Jason looks pissed "Nobody here knows it's a massage parlor. Besides, I think it's got kind of a rock and roll feel to it."
I nod. "Yeah, the feel of a rock and roll tug joint. Besides, it reminds me of Pleasantville, and I hated that movie. Next."
Mark goes next. "My next one is Death To Everything."
"Seriously. Death to Everything. It sounds bad-ass, doesn't it?"
Jason looked unimpressed. "It sounds like a hardcore band, or death metal or something like that."
I concur. "Yeah. If we called ourselves that it would have to be intentionally ironic, you know?"
"Yeah, like those pussies in Massive Attack," Jason says. "Their name makes them sound like Napalm Death, but they actually sound more like a relaxation tape."
Mark nods. "Okay, so we scratch Death to Everything."
I check my list. "Next, I've got The Visions."
Jason shakes his head. "Sounds like a used television shop."
For the next twenty minutes we fly through our lists, arguing about the names, criticizing the suggestions and eventually criticizing each other more and more.
"Canadian Hate Machine." (Kind of like Leonard Cohen meets Nine Inch Nails)
"Surrealism at Work."
"Tom Waits For No One."
We all start getting a bit chippy, mocking the living shit out of each other's dumb-ass ideas, until at last we get to the final round and at last Mark drops a half decent suggestion on the table.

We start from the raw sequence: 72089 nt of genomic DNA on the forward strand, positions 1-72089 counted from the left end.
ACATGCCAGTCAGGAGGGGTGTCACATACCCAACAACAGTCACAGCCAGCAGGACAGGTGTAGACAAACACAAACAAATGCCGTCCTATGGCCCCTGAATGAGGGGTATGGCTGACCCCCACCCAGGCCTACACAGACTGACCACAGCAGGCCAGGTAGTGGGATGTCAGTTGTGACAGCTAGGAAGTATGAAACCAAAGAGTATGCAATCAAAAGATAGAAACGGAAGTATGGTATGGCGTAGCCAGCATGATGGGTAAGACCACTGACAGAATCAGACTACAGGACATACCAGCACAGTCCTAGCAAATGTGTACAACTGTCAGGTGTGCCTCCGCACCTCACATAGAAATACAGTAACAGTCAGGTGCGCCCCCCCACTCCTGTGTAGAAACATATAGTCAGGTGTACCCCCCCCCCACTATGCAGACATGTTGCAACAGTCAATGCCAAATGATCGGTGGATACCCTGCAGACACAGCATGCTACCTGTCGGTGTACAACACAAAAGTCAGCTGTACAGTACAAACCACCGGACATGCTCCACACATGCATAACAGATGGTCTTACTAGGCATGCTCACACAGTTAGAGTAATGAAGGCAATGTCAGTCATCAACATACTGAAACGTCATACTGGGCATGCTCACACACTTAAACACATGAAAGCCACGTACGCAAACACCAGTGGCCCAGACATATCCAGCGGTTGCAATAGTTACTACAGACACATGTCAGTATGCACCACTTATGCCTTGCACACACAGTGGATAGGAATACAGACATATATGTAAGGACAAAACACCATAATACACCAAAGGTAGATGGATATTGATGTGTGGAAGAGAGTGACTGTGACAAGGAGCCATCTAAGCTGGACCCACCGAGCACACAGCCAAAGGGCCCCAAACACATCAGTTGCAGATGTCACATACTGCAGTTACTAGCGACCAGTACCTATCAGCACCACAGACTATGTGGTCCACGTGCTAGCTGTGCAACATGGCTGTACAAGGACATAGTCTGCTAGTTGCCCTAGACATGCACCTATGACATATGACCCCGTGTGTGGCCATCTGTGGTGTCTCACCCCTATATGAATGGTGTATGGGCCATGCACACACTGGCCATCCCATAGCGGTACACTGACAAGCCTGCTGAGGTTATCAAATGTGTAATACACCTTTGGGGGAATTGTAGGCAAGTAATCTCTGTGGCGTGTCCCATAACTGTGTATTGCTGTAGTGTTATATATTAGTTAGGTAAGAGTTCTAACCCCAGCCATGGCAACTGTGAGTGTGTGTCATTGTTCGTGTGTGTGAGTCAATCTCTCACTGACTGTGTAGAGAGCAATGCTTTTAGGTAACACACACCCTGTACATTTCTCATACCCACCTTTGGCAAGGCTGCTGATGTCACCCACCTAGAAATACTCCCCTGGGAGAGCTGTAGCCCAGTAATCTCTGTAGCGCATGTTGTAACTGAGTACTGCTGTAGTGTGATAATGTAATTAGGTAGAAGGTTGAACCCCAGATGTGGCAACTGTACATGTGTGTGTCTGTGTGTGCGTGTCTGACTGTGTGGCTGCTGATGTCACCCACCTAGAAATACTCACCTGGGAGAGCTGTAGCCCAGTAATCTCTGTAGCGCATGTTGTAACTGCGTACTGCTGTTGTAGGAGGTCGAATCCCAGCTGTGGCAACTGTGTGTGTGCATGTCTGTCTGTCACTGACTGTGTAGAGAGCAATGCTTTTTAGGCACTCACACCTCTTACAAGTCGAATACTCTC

"I used to work in an appliance repair shop," he starts. "You know, fridges and stoves and the like. Most washing machines have a little transmission inside, and there's something in there, little teeth like, called clutch dogs. I always thought that would make a cool name for a band. The Clutch Dogs."
There is a moment of silence. Jason and I look at each other. I give him a nod.
"I think it's okay," he says.
"I think it's rock and roll," I say. "It sounds dirty, like machine parts, and desperate, like the clutch player in the big game. And dogs? Yeah. Clutch Dogs are rock and roll."
Mark smiles and nods. "I always thought so."
We clear out with our plans set: we rehearse until we have a solid set, and we start gigging, playing every single show we can get until people start to know our name. Soon, people will know who The Clutch Dogs are.
A Note To The Readers: In The Van On Comeback Road will continue to appear on Ultimate-Guitar.com as frequently as I am able to get chapters written. However, I'm in the process of changing jobs and changing cities right now and there may be some delays. Please be patient, because Terry's adventures are sure to continue.
Gratefully and Sincerely,
2006 Nolan Whyte